Just shift new contributions to the right buckets until you ahve the asset allocation you are looking for. There's no rule that says you HAVE to follow total market cap allocation. In fact, right now, short term bond funds are much safer than long term bond funds (if you believe the interest rates will go up eventually)

I wouldn't take a tax hit just to shift some indexes around unless if I somehow realized I possessed some high expense funds, but you're with Vanguard, so don't worry about it

Done by Forty

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Re: Asset Allocation Advice
« Reply #2 on: July 01, 2015, 09:39:37 AM »
Thanks, apahlite. I suppose that's my question behind the question: is my current AA fine as is, or is there a need to change? If so, is there a generally accepted AA by the mustachian community (or is that just wishful thinking)?

Aphalite

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Re: Asset Allocation Advice
« Reply #3 on: July 01, 2015, 09:50:56 AM »
It's fine - you have good exposure to international and domestic (mid cap and small cap are honestly interchangeable - both have the capacity for a lot of growth and that's why people buy them)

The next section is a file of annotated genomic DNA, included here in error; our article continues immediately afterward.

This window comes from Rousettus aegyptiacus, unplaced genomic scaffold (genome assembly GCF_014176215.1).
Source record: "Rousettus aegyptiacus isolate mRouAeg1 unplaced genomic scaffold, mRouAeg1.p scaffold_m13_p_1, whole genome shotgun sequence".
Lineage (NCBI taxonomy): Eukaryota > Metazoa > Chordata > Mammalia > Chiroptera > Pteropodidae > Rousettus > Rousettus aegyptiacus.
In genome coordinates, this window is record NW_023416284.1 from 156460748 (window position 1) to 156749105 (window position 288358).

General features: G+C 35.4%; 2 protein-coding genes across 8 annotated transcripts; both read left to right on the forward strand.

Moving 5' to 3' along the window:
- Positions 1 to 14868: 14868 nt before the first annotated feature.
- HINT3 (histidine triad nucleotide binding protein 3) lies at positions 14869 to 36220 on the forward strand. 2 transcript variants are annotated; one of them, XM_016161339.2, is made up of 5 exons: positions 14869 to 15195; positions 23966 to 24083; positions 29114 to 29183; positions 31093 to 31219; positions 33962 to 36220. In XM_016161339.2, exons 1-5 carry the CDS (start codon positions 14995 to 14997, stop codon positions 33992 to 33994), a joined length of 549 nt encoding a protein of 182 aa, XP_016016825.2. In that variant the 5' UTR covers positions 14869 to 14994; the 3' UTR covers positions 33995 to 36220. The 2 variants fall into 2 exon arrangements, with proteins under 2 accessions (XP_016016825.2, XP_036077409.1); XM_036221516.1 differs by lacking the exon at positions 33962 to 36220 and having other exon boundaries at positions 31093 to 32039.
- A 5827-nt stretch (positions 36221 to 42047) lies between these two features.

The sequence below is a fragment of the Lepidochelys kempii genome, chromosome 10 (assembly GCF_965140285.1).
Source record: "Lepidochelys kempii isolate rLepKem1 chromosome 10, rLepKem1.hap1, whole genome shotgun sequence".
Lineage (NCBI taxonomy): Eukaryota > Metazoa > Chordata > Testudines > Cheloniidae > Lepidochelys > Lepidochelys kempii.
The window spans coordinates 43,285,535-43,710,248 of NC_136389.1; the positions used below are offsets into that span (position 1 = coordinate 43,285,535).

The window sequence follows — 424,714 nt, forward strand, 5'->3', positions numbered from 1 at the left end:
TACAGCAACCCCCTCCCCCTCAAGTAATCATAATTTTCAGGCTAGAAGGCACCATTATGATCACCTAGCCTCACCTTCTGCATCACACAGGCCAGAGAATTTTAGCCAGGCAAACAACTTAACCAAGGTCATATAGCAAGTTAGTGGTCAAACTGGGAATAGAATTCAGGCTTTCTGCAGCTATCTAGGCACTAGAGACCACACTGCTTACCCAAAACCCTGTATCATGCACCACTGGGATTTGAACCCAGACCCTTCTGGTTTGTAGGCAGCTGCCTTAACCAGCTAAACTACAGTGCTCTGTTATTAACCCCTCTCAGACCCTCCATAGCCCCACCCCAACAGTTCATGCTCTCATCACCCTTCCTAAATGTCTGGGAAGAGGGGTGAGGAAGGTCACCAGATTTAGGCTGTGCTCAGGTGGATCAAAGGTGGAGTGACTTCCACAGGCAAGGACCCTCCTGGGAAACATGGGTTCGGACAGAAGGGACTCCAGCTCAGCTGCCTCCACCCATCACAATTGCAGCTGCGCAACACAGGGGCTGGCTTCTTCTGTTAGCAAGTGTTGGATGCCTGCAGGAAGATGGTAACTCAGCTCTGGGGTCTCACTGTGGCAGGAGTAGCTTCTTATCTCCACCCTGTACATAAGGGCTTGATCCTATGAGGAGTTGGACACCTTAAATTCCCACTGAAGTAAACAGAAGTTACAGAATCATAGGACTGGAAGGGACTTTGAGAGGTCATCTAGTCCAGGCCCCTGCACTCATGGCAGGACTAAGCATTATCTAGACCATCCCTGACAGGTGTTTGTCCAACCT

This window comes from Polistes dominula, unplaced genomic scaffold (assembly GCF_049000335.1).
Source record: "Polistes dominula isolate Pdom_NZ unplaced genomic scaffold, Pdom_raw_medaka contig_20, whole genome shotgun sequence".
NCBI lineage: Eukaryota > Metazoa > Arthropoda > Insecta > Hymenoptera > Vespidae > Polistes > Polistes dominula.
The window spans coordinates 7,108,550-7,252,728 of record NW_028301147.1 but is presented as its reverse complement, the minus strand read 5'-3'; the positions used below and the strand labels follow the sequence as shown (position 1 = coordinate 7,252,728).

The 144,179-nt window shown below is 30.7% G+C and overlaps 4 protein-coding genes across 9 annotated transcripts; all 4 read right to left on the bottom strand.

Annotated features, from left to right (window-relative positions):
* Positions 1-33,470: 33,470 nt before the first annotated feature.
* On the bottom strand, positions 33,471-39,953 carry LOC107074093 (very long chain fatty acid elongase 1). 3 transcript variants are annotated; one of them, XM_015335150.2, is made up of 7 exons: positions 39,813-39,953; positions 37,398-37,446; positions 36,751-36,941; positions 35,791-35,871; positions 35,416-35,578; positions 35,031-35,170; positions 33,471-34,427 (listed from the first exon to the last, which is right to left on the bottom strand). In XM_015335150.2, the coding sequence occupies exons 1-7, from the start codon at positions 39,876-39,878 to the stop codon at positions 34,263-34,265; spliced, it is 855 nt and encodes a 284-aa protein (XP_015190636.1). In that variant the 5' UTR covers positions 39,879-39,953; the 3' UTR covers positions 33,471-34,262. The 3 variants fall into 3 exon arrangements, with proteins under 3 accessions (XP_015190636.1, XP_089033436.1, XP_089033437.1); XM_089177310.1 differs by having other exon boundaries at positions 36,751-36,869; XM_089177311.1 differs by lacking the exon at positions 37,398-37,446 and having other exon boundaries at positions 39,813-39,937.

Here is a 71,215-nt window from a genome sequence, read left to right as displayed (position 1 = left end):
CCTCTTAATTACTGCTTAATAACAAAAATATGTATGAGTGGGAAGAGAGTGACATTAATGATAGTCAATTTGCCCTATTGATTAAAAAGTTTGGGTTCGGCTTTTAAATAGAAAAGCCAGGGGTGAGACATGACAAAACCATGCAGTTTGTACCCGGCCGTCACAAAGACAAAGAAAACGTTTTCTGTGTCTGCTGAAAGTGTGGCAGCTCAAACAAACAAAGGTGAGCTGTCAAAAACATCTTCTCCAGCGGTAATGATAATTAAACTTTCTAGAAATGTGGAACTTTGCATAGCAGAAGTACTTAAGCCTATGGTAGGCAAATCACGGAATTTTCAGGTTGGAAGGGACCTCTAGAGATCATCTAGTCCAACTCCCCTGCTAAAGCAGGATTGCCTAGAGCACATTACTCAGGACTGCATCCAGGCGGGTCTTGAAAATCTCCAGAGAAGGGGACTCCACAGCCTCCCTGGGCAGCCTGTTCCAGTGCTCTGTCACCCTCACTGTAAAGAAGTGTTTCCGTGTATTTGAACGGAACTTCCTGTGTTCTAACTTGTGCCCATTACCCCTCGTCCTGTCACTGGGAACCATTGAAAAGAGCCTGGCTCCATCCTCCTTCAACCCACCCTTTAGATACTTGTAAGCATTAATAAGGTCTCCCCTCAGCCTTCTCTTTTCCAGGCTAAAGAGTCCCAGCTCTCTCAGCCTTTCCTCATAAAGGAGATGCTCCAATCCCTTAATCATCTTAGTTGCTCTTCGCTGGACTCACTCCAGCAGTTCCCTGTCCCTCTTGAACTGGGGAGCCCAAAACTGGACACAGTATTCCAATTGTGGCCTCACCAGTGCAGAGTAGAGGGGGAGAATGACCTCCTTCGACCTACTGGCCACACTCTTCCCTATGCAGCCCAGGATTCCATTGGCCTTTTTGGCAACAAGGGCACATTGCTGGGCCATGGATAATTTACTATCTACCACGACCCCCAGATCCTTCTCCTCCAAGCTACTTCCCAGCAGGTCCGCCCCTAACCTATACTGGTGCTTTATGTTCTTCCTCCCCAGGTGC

Generally accepted AA by the mustachian community seems to be either
1) 100% total market (VTSMX/VTSAX/VTI)
2) A 80/20 or 70/30 equity/bond mix
or 3) Vanguard suggested mix where your equity allocation has some international exposure, so something like 56 Domestic Total Market/24 International Total Market/20 Bond

But no one can tell you which asset class will do best in the future (which really is the heart of your question), if they say they can, they're lying

StockBeard

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Re: Asset Allocation Advice
« Reply #4 on: July 01, 2015, 10:56:38 AM »
Just shift new contributions to the right buckets until you ahve the asset allocation you are looking for.